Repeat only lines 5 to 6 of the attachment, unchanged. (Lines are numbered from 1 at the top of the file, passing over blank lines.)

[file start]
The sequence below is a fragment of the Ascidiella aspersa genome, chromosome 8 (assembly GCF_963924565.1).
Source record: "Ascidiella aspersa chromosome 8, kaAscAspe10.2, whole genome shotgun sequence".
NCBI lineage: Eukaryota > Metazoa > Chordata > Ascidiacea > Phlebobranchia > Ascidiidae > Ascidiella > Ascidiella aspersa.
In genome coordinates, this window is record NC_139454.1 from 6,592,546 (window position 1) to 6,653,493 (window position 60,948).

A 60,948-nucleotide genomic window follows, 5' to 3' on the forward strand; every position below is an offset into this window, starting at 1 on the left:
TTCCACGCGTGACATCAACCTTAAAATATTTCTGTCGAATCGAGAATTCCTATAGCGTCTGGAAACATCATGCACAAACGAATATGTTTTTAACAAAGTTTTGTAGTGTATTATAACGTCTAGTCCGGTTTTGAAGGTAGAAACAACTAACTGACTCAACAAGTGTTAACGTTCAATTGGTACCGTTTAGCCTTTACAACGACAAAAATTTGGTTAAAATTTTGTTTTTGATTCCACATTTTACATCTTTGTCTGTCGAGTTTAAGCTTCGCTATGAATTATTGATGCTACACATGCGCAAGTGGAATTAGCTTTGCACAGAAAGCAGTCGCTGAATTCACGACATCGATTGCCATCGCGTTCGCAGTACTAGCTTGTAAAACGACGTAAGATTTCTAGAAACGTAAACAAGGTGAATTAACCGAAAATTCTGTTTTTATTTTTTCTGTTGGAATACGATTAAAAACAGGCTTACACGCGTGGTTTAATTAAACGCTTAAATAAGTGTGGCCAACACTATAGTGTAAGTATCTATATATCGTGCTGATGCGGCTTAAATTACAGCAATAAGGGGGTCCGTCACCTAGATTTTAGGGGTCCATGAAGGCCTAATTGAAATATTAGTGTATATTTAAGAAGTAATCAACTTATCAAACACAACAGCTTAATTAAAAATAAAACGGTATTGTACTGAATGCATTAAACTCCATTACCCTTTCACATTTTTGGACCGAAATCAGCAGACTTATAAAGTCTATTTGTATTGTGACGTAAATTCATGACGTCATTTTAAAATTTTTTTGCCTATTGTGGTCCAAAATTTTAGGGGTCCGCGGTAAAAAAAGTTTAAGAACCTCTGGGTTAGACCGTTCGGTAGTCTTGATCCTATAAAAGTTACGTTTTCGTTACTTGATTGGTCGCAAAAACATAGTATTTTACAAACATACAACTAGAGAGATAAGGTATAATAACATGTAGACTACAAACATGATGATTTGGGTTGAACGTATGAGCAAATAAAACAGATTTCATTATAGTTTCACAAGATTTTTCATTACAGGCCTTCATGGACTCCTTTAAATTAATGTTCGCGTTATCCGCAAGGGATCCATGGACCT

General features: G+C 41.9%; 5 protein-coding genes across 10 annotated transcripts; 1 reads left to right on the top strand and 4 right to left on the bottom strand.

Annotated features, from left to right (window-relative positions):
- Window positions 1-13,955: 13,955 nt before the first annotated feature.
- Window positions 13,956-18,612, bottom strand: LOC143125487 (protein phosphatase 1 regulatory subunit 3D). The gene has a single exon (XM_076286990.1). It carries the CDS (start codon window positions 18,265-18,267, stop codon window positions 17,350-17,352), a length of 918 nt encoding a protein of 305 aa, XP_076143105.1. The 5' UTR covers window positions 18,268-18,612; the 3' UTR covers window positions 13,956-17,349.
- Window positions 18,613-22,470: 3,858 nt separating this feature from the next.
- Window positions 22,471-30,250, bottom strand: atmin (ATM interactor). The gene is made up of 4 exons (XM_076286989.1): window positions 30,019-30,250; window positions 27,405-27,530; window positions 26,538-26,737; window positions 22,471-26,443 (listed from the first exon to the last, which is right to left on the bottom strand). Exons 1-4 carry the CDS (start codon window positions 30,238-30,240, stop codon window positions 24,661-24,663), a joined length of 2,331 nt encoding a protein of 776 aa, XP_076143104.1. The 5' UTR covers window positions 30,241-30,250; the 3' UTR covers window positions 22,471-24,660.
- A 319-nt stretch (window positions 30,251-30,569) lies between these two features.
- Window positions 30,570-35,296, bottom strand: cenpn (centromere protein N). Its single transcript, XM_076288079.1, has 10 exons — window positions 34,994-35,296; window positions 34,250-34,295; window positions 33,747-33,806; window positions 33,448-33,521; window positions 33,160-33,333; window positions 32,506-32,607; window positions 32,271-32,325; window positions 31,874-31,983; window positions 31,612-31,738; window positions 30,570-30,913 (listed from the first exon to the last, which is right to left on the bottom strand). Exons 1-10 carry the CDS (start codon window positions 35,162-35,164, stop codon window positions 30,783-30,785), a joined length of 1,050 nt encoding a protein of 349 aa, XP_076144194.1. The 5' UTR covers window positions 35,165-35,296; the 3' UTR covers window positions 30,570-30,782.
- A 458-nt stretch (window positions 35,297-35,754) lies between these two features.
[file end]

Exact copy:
A 60,948-nucleotide genomic window follows, 5' to 3' on the forward strand; every position below is an offset into this window, starting at 1 on the left:
TTCCACGCGTGACATCAACCTTAAAATATTTCTGTCGAATCGAGAATTCCTATAGCGTCTGGAAACATCATGCACAAACGAATATGTTTTTAACAAAGTTTTGTAGTGTATTATAACGTCTAGTCCGGTTTTGAAGGTAGAAACAACTAACTGACTCAACAAGTGTTAACGTTCAATTGGTACCGTTTAGCCTTTACAACGACAAAAATTTGGTTAAAATTTTGTTTTTGATTCCACATTTTACATCTTTGTCTGTCGAGTTTAAGCTTCGCTATGAATTATTGATGCTACACATGCGCAAGTGGAATTAGCTTTGCACAGAAAGCAGTCGCTGAATTCACGACATCGATTGCCATCGCGTTCGCAGTACTAGCTTGTAAAACGACGTAAGATTTCTAGAAACGTAAACAAGGTGAATTAACCGAAAATTCTGTTTTTATTTTTTCTGTTGGAATACGATTAAAAACAGGCTTACACGCGTGGTTTAATTAAACGCTTAAATAAGTGTGGCCAACACTATAGTGTAAGTATCTATATATCGTGCTGATGCGGCTTAAATTACAGCAATAAGGGGGTCCGTCACCTAGATTTTAGGGGTCCATGAAGGCCTAATTGAAATATTAGTGTATATTTAAGAAGTAATCAACTTATCAAACACAACAGCTTAATTAAAAATAAAACGGTATTGTACTGAATGCATTAAACTCCATTACCCTTTCACATTTTTGGACCGAAATCAGCAGACTTATAAAGTCTATTTGTATTGTGACGTAAATTCATGACGTCATTTTAAAATTTTTTTGCCTATTGTGGTCCAAAATTTTAGGGGTCCGCGGTAAAAAAAGTTTAAGAACCTCTGGGTTAGACCGTTCGGTAGTCTTGATCCTATAAAAGTTACGTTTTCGTTACTTGATTGGTCGCAAAAACATAGTATTTTACAAACATACAACTAGAGAGATAAGGTATAATAACATGTAGACTACAAACATGATGATTTGGGTTGAACGTATGAGCAAATAAAACAGATTTCATTATAGTTTCACAAGATTTTTCATTACAGGCCTTCATGGACTCCTTTAAATTAATGTTCGCGTTATCCGCAAGGGATCCATGGACCT